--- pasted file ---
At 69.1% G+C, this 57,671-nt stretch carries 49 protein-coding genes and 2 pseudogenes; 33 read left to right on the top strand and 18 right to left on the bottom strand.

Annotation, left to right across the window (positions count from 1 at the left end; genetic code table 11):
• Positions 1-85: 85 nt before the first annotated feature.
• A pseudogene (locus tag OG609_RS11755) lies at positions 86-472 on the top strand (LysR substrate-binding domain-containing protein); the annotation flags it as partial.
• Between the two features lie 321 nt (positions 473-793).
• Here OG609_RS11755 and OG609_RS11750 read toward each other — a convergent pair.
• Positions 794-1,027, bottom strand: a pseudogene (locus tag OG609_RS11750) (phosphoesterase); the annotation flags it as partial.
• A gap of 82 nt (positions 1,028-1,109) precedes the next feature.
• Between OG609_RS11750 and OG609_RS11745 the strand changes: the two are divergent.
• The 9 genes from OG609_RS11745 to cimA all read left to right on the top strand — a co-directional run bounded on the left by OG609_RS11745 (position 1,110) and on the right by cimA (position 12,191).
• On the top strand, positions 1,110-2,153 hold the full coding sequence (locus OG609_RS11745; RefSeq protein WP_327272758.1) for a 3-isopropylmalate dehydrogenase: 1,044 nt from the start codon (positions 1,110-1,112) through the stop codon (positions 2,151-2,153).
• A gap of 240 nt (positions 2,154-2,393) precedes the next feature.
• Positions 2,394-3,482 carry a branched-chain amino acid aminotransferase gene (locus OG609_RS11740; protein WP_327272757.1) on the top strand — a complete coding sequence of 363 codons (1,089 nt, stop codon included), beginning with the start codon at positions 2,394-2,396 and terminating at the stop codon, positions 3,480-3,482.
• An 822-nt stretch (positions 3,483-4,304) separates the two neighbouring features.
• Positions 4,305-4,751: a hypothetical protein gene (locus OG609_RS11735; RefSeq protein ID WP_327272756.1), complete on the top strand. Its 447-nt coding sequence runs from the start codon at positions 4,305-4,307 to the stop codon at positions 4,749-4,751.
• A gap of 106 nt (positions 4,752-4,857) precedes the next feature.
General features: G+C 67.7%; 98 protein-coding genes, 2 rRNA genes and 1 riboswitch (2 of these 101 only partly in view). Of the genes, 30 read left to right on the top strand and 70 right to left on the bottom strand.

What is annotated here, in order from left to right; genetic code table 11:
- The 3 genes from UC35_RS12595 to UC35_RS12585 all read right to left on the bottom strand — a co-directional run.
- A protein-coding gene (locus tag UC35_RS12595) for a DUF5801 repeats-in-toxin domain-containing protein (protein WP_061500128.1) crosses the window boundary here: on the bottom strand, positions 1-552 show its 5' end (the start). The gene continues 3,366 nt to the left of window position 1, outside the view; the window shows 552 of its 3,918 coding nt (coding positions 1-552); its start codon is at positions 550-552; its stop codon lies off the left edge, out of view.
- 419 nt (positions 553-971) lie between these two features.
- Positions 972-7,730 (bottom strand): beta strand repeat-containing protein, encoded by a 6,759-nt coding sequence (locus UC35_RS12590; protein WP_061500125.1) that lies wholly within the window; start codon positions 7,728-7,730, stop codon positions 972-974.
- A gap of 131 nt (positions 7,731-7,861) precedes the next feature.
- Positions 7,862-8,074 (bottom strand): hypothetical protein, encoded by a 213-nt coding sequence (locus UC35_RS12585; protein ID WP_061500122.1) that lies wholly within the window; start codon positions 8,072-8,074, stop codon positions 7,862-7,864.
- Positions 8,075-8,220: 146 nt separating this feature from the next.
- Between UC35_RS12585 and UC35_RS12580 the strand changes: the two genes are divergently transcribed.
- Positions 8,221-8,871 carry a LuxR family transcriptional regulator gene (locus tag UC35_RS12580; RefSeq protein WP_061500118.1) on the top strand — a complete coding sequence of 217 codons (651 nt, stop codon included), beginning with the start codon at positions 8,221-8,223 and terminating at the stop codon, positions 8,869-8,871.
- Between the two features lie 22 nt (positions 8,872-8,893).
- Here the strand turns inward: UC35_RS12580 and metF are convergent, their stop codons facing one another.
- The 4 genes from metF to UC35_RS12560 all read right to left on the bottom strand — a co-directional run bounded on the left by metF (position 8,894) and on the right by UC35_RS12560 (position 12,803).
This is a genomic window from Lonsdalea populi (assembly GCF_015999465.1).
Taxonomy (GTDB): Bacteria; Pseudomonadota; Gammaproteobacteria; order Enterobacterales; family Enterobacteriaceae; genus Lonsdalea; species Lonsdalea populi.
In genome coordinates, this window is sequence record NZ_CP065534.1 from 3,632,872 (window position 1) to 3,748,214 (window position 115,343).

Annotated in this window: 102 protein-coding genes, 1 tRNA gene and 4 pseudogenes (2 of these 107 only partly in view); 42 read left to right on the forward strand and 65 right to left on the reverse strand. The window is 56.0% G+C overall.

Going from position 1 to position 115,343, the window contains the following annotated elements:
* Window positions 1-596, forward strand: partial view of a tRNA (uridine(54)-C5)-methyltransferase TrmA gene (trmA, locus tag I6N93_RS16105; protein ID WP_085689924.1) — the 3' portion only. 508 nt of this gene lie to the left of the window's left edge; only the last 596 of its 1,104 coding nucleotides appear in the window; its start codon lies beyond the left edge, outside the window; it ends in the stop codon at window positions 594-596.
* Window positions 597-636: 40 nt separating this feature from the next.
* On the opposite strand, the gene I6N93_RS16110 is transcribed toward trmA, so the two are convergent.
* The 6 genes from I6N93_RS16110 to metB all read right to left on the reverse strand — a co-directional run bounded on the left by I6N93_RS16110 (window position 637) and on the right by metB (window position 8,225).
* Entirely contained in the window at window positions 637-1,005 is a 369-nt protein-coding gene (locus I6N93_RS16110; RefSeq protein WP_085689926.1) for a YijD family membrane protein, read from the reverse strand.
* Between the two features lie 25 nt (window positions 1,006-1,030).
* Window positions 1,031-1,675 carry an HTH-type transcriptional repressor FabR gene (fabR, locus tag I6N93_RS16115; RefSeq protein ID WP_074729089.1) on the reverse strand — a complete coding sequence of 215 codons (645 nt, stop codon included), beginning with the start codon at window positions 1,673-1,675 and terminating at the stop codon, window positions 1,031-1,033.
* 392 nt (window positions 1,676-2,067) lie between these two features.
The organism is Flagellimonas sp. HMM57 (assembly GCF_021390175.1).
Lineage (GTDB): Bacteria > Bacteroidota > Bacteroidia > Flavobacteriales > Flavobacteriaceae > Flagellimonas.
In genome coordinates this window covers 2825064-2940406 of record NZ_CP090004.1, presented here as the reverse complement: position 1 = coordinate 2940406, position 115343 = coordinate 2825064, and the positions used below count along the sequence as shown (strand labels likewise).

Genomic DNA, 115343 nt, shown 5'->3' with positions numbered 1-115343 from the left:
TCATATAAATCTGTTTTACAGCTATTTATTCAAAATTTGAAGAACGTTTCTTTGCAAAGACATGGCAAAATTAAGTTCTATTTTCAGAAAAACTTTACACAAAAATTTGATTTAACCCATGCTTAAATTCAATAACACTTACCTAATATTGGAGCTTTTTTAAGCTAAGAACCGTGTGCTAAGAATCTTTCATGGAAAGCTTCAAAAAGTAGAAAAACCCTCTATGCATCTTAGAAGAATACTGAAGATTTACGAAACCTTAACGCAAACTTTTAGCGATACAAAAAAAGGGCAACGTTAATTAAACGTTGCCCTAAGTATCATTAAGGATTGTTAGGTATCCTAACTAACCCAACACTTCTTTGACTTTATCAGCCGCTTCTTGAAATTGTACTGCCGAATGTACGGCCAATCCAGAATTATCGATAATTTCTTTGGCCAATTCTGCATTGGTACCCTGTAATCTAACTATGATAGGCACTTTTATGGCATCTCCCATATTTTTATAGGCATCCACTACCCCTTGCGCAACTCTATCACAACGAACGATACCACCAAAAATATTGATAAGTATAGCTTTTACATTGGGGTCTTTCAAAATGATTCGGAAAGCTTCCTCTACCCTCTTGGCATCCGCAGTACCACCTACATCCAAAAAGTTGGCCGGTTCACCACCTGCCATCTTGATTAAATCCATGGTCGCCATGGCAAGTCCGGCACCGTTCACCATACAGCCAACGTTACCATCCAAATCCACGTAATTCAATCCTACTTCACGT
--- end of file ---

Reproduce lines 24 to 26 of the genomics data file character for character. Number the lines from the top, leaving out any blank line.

- Positions 7,862-8,074 (bottom strand): hypothetical protein, encoded by a 213-nt coding sequence (locus UC35_RS12585; protein ID WP_061500122.1) that lies wholly within the window; start codon positions 8,072-8,074, stop codon positions 7,862-7,864.
- Positions 8,075-8,220: 146 nt separating this feature from the next.
- Between UC35_RS12585 and UC35_RS12580 the strand changes: the two genes are divergently transcribed.